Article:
Wildlife biodiversity is threatened by agricultural intensification, which reduces and fragments natural habitat. I examine how farming practices and landscape composition influence wild pollinators and birds that inhabit these ecosystems. I also assess pollen foraging preferences of wild bumble bees and the effect of foraging preferences on their health. Forest cover was the main predictor of wild pollinator and bird abundance and richness, and floral resource availability also increased the abundance and richness of pollinators. There was no effect of farm management type (organic vs. conventional) on abundance or diversity of either pollinators or birds. Bumble bees showed a strong foraging preference for flowers not found on farms, and those collected in natural areas had higher body fat content than bees collected on farms. These results emphasize the importance of the conservation of natural habitat adjacent to agricultural areas for biodiversity, and of floral resources in natural areas for pollinator health.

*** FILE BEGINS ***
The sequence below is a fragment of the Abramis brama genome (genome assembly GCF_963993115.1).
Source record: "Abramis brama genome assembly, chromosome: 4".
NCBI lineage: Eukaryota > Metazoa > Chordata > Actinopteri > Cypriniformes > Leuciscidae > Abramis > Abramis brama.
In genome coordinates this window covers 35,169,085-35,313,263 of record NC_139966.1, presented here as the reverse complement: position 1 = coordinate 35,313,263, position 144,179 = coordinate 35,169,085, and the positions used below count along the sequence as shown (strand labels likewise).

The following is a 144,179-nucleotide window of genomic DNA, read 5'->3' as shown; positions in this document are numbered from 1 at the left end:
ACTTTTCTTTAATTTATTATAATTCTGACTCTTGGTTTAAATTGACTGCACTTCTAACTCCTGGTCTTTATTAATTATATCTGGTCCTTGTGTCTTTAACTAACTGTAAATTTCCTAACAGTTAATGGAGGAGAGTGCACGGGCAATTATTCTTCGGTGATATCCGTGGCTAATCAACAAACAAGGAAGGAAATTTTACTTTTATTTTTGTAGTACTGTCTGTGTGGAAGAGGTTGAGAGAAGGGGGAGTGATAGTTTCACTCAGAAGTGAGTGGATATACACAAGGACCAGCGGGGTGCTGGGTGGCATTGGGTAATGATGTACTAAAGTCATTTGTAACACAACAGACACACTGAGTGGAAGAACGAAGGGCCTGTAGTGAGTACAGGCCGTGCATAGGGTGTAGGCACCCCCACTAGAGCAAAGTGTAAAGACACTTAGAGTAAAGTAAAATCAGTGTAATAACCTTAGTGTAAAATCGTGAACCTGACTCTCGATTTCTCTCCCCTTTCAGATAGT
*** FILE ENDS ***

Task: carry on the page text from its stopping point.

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Thesis advisor: Elle, Elizabeth
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